Chicago Daily Tribune, December 4, 1863


February 9, 1864

  March 12, 1864

March 17, 1864
April 9, 1864

April 20, 1864
April 12, 1864

April 29, 1864

  June 2, 1864

June 11, 1864

December 2, 1864


Throughout the year, the Chicago Daily Tribune continued updating the progress of the tunnel digging and the preparation to launch the crib.

January 31, 1866
  May 26, 1866
August 13, 1866

October 8, 1866
  November 25, 1866

November 28, 1866

November 29, 1866

            As the time approaches for opening the great bore, the Board of Public Works, the contractors, the newspaper reporters, the Aldermen of the city and others, including every one who is supposed to be in a any way possible, able to gain or command the entrée to the great hole in the ground which is all the talk in and out of Chicago, are whelmed with requests to be allowed to go down. At least five hundred applications have been received by the Board of Public Works, from so many parties, anxious to see what is to be seen in that dark hole where the gurgling rush of many waters will soon be the only motion possible. It would seem as if the whole city was anxious to crowd down that narrow tube and walk in a stooping posture along two miles of brick work. It may be some condolence to the disappointed ones to know that they will lose nothing. There is nothing to see there but a face of brick work, which, uninviting and monotonous as it is, can scarcely be discovered in the dim light which it obtains from flickering lamps, their only value being to make the darkness visible.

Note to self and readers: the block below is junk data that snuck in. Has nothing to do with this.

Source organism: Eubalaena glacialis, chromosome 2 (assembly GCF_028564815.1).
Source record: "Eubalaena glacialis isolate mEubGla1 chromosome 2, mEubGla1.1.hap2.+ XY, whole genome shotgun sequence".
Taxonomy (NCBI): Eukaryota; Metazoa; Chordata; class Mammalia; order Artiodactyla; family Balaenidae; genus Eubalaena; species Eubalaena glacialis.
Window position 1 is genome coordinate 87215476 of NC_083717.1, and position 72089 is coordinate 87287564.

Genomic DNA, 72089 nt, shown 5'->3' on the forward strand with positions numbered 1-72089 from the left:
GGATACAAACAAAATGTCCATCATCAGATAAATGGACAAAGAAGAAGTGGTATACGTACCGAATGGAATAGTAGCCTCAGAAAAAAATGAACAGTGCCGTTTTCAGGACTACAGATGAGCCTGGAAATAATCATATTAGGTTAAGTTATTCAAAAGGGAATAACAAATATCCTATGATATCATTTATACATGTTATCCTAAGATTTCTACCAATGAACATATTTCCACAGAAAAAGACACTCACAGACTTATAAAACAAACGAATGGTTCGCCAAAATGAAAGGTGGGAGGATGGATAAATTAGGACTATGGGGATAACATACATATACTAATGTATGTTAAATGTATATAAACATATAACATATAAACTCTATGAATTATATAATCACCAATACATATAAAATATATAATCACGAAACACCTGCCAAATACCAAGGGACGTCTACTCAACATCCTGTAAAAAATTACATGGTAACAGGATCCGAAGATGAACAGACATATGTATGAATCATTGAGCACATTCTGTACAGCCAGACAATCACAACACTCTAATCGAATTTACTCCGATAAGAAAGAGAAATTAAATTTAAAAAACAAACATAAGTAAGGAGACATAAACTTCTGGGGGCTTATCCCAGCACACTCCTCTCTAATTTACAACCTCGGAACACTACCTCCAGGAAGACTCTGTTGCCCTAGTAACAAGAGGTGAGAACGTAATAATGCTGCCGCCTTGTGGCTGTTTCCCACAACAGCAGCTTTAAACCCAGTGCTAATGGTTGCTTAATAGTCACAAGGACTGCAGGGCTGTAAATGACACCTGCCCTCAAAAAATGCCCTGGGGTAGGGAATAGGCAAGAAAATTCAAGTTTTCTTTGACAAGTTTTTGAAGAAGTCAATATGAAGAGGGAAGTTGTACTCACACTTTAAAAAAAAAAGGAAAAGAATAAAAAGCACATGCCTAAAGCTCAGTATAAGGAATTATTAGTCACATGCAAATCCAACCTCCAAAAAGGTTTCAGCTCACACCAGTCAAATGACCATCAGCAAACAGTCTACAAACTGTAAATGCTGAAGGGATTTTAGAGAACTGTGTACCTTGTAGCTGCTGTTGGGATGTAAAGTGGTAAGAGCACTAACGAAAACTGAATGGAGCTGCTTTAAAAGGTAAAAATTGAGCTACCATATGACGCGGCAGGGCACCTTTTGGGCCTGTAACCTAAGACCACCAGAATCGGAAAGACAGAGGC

It is not probable that at the grand opening, any one will be permitted to descend the shaft except those officially connected with the tunnel at its commencement or completion. These will number nearly one hundred, forming a party so large that it will be scarcely manageable. The time for the big event is not yet fixed.


December 7, 1866

February 21, 1867
            The poor mule who has done such long and faithful service in the Lake Tunnel, was taken out yesterday, there being no further work for him to do in those sub-lacustrine regions. The rails have all been taken up, and th next thing in order is the cleaning of the great bore, and then the testing, to see if it will bear the enormous pressure. Of this there is no doubt. The bricks are bedded in teh solid clay, which for the purposes of resistance to pressure is as good as rock.
            "Slowly moves the hours" towards the final consummation. Yet a little while, and then a little while longer, and after that a few days more, and we shall have pure water.

March 8, 1867
The Great Bore Filled at Last.
            After numerous delays, and disappointments, and promises, which were “spoken to the ear and broken to the hope,” the great tunnel under the Lake is at last filled with water. It was intended, about a week ago, that the water should be let in for the purpose of proving it, but, in consequence of some disarrangement of the gratings it was found impossible to work them, and it was delayed – those having the matter in charge getting out of the difficulty by stating that the Tribune was not authorized to announce that the water would be put in on the day in question.